Using five climate model simulations of the response to an abrupt quadrupling of CO2, we perform the first simultaneous model intercomparison of cloud feedbacks and rapid radiative adjustments with cloud masking effects removed, partitioned among changes in cloud types and gross cloud properties. Upon CO2 quadrupling, clouds exhibit a rapid reduction in fractional coverage, cloud top pressure, and optical depth, each contributing equally to a 1.1 W/m2 net cloud radiative adjustment, primarily from shortwave radiation. Rapid reductions in mid-level clouds and optically thick clouds are important in reducing planetary albedo in every model. As the planet warms, clouds become fewer, higher, and thicker, and global mean net cloud feedback is positive in all but one model and results primarily from increased trapping of longwave radiation. As was true for earlier models, high cloud changes are the largest contributor to inter-model spread in longwave and shortwave cloud feedbacks, but low cloud changes are the largest contributor to the mean and spread in net cloud feedback. The importance of the negative optical depth feedback relative to the amount feedback at high latitudes is even more marked than in earlier models.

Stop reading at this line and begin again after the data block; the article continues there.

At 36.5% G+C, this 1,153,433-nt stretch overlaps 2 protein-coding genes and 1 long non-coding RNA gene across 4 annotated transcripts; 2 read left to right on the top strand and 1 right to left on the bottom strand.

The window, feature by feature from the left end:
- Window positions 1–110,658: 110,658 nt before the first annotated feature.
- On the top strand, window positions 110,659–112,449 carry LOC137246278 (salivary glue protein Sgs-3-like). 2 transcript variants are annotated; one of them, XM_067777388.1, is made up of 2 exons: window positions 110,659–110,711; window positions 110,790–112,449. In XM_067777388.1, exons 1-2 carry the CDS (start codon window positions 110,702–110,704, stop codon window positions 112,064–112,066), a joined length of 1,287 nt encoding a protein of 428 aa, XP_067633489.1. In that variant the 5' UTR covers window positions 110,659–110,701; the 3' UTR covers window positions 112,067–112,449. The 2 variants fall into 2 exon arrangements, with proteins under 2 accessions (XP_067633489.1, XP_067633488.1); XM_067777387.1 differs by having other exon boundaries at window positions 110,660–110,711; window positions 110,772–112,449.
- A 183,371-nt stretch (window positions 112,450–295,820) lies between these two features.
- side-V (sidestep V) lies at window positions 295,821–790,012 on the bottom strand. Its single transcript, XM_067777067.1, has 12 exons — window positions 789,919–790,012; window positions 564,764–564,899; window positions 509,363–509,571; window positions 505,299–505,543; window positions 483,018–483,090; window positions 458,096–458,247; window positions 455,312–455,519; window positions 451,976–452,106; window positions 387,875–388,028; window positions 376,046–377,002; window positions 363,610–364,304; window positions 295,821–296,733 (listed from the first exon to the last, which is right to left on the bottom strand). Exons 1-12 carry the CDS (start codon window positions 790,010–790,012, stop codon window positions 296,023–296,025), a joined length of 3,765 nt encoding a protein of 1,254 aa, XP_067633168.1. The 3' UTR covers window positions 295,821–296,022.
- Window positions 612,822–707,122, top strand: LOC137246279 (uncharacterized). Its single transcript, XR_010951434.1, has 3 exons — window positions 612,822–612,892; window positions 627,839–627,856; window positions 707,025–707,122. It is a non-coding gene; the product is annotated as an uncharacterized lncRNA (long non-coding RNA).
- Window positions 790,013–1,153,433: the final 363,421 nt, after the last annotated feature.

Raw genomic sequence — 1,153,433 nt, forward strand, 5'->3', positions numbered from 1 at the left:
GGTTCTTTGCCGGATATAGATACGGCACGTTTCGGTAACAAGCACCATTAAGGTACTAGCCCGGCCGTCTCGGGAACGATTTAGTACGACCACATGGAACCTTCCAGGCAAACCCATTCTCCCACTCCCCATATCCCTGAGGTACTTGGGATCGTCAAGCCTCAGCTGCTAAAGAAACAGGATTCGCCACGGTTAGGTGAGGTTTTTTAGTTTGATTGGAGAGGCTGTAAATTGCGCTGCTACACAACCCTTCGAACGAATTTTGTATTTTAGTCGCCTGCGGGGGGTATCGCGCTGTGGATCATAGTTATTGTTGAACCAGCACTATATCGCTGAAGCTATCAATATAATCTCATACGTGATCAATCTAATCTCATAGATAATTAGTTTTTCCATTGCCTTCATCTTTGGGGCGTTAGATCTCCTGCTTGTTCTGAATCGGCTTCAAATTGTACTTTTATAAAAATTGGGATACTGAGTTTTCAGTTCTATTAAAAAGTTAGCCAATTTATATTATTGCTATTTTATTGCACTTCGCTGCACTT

We show that the negative longwave cloud adjustment inferred in previous studies is primarily caused by a 1.3 W/m2 cloud masking of CO2 forcing. Properly accounting for cloud masking increases net cloud feedback by 0.3 W/m2/K, whereas accounting for rapid adjustments reduces by 0.14 W/m2/K the ensemble mean net cloud feedback through a combination of smaller positive cloud amount and altitude feedbacks and larger negative optical depth feedbacks.